The key to marketing privacy is data, namely personal, identifiable, or aggregate data about a person and how businesses gather, use, exchange, and then forget about it. The right to privacy, according to the International Association of Privacy Professionals (IAPP), is “the right to be left alone.”
How important is privacy to consumers?
According to the MAGNA and Ketch poll, consumers are concerned about privacy, but they aren’t as concerned about privacy compliance requirements as, say, the entire digital marketing sector.
The Virginia Consumer Privacy Data Protection Act was unknown to 90% of poll respondents (VCDPA). People are paying attention to corporations that are labelled for poor privacy practices, even if they are not closely tracking government-imposed privacy standards or how businesses comply with them.
Even if they don’t understand the terminologies as well as we do, consumers are concerned about how firms handle their data, with only 5% saying they have no major worries.
While customers are more aware of how corporations use their data and have some worries, they are still mostly in the dark about a company’s privacy practices, which makes them sceptical. According to a recent BCG/Google survey, nearly 60% of consumers believe corporations sell their data, despite the fact that most organizations do not.
Privacy initiatives marketers should know about
Some privacy regulations have already been enacted, like the EU’s GDPR, Australia’s Consumer Data Right (CDR) law, and California’s Consumer Privacy Act (CCPA).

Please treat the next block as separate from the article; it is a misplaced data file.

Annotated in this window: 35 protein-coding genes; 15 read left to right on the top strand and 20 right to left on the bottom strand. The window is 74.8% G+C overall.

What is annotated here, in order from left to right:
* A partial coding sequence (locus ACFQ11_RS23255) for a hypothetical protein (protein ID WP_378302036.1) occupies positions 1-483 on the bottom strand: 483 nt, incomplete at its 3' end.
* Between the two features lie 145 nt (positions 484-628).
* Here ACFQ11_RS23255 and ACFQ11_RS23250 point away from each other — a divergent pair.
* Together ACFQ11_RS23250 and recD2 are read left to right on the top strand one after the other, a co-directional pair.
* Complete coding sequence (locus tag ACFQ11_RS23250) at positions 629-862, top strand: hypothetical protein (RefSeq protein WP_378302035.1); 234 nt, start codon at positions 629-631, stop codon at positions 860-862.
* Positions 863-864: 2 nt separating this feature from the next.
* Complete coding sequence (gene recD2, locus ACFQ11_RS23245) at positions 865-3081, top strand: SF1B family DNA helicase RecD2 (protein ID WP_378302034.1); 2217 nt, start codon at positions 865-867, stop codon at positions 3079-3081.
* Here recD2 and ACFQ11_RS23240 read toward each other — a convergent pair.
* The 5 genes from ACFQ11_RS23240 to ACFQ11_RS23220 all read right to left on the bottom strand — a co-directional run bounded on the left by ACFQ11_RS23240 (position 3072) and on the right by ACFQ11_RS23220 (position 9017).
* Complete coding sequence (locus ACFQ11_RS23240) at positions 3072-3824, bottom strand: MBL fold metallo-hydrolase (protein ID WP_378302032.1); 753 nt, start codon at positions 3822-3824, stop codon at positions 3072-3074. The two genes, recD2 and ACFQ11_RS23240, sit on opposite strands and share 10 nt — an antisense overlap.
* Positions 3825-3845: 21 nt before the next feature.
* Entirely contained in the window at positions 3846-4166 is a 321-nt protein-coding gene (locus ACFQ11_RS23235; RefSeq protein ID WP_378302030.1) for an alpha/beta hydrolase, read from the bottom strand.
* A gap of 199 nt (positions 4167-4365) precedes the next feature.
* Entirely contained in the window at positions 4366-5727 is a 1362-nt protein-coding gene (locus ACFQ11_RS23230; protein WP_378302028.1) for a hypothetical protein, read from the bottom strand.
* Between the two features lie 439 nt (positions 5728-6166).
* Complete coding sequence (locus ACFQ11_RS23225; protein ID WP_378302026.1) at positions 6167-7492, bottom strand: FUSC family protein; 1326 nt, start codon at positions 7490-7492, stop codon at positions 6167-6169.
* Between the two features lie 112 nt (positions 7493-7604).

GDPR: The EU’s General Data Protection Regulation came into force in 2018 and expands consumer privacy rights by, among other things, giving consumers the right to know what personal data is being collected about them, the right to have that data erased, and the right to object to its use.
CCPA: In January 2020, the California Consumer Privacy Act, which was passed into law in 2018, took place. Californians are given the right to know what information is gathered, why it is gathered, and how it is gathered. Customers also have the option to revoke their consent and exercise their right to be forgotten (e.g., have their data deleted).
CDPA: The Virginia Consumer Data Protection Act is expected to go into effect in 2023. It, like the CCPA, allows customers far more control over how firms access and utilize personal data. It also emphasises data security, which means that businesses must take reasonable precautions to secure consumer data against unauthorized access, destruction, use, alteration, or disclosure. Marketers should be aware of the following distinctions between CCPA and CDPA.
ADPPA: The American Data Privacy and Protection Act, which is expected to be passed in 2023, would allow consumers the right to learn more about personal data, including how firms gather, use, and share it. It allows Americans the opportunity to opt out of targeted advertising and provides “strong safeguards” for kids, limiting the collecting and sharing of data about minors.
What does this mean for marketers?
GDPR, CCPA, and ADPPA, among others, impose strict limits on what, how, and why data is collected. Consumers are also becoming more worried about how firms utilize and exploit their personal information. More control and transparency are desired. They wish to reclaim control of their data from firms such as Google and Amazon.
Marketers should be more aware of consumer attitudes about data, particularly what information they are ready to share in exchange for benefits like discounts, freebies, and ease, in addition to the most recent privacy laws.
As a result of all of this, marketers must adopt a privacy-first, open, and rigorous strategy to data usage and privacy. Having your own data rather than relying on second- or third-party data for marketing efforts means you’ll have more control over client data collection preferences and utilization.
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